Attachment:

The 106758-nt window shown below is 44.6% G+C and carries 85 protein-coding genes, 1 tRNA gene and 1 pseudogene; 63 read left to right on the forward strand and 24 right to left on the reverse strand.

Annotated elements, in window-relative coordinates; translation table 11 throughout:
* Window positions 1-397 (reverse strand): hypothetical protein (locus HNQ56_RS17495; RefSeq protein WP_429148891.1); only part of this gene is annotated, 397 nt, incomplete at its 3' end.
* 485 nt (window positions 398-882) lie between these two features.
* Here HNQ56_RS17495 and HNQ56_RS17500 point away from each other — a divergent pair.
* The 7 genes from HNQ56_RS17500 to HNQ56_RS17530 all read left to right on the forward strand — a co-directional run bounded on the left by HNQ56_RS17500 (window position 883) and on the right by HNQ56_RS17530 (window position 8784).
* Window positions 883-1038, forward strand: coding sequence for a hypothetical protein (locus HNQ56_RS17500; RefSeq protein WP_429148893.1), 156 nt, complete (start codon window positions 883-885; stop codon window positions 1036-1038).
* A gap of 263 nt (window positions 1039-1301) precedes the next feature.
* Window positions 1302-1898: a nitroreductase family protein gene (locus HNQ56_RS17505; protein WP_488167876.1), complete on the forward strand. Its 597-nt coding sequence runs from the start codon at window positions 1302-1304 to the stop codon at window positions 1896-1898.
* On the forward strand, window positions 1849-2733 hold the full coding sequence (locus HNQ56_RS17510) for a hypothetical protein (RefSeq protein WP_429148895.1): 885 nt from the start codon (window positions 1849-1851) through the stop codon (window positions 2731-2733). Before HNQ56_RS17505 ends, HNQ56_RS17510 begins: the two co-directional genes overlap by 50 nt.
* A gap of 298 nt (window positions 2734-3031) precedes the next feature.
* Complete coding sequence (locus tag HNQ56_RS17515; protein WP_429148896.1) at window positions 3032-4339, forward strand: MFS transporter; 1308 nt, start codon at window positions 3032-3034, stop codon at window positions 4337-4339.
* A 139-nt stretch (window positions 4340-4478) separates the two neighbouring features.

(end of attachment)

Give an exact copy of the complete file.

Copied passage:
The 106758-nt window shown below is 44.6% G+C and carries 85 protein-coding genes, 1 tRNA gene and 1 pseudogene; 63 read left to right on the forward strand and 24 right to left on the reverse strand.

Annotated elements, in window-relative coordinates; translation table 11 throughout:
* Window positions 1-397 (reverse strand): hypothetical protein (locus HNQ56_RS17495; RefSeq protein WP_429148891.1); only part of this gene is annotated, 397 nt, incomplete at its 3' end.
* 485 nt (window positions 398-882) lie between these two features.
* Here HNQ56_RS17495 and HNQ56_RS17500 point away from each other — a divergent pair.
* The 7 genes from HNQ56_RS17500 to HNQ56_RS17530 all read left to right on the forward strand — a co-directional run bounded on the left by HNQ56_RS17500 (window position 883) and on the right by HNQ56_RS17530 (window position 8784).
* Window positions 883-1038, forward strand: coding sequence for a hypothetical protein (locus HNQ56_RS17500; RefSeq protein WP_429148893.1), 156 nt, complete (start codon window positions 883-885; stop codon window positions 1036-1038).
* A gap of 263 nt (window positions 1039-1301) precedes the next feature.
* Window positions 1302-1898: a nitroreductase family protein gene (locus HNQ56_RS17505; protein WP_488167876.1), complete on the forward strand. Its 597-nt coding sequence runs from the start codon at window positions 1302-1304 to the stop codon at window positions 1896-1898.
* On the forward strand, window positions 1849-2733 hold the full coding sequence (locus HNQ56_RS17510) for a hypothetical protein (RefSeq protein WP_429148895.1): 885 nt from the start codon (window positions 1849-1851) through the stop codon (window positions 2731-2733). Before HNQ56_RS17505 ends, HNQ56_RS17510 begins: the two co-directional genes overlap by 50 nt.
* A gap of 298 nt (window positions 2734-3031) precedes the next feature.
* Complete coding sequence (locus tag HNQ56_RS17515; protein WP_429148896.1) at window positions 3032-4339, forward strand: MFS transporter; 1308 nt, start codon at window positions 3032-3034, stop codon at window positions 4337-4339.
* A 139-nt stretch (window positions 4340-4478) separates the two neighbouring features.